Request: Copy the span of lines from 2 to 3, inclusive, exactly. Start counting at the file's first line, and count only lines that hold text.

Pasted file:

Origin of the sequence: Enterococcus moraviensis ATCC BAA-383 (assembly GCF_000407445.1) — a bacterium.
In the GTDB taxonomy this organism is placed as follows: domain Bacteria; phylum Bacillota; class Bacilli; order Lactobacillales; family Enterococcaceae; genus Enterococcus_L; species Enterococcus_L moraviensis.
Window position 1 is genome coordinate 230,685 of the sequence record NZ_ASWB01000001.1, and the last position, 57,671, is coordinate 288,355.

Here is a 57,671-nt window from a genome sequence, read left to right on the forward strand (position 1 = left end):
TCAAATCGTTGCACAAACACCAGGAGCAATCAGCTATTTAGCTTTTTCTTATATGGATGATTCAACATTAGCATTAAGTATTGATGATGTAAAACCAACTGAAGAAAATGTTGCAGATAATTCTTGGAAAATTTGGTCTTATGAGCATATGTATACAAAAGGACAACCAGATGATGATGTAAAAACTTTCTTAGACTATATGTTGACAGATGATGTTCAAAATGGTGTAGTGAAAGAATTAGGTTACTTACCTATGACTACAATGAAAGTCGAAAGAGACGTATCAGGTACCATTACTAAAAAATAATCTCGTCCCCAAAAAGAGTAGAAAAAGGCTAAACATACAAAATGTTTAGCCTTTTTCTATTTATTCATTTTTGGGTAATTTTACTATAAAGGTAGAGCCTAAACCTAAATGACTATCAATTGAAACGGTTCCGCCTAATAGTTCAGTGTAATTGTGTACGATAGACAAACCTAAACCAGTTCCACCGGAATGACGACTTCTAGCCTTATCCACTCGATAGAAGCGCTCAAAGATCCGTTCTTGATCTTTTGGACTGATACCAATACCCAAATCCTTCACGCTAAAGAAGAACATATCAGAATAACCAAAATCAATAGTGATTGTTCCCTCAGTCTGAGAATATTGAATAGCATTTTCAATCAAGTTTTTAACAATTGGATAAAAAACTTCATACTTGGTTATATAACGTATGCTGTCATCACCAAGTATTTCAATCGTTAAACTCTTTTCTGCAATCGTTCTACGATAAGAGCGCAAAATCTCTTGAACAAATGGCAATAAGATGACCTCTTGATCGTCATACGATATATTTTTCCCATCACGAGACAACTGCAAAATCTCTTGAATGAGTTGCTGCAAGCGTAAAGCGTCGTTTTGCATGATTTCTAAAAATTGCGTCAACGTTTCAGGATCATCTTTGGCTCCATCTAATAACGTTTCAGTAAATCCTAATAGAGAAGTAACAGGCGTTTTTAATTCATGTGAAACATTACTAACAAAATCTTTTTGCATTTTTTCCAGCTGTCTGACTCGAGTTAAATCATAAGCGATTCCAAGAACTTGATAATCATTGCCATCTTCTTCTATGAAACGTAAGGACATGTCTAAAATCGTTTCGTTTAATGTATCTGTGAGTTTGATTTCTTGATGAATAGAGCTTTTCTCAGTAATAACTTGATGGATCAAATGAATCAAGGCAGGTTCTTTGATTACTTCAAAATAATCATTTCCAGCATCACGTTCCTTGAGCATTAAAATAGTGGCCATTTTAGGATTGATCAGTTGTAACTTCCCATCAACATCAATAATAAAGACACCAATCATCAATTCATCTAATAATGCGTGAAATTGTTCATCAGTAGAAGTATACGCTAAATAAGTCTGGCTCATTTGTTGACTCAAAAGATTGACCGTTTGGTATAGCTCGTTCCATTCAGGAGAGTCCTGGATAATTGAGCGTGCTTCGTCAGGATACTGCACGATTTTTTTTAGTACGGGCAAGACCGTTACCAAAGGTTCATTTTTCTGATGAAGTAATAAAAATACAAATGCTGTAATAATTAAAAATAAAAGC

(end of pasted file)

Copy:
In the GTDB taxonomy this organism is placed as follows: domain Bacteria; phylum Bacillota; class Bacilli; order Lactobacillales; family Enterococcaceae; genus Enterococcus_L; species Enterococcus_L moraviensis.
Window position 1 is genome coordinate 230,685 of the sequence record NZ_ASWB01000001.1, and the last position, 57,671, is coordinate 288,355.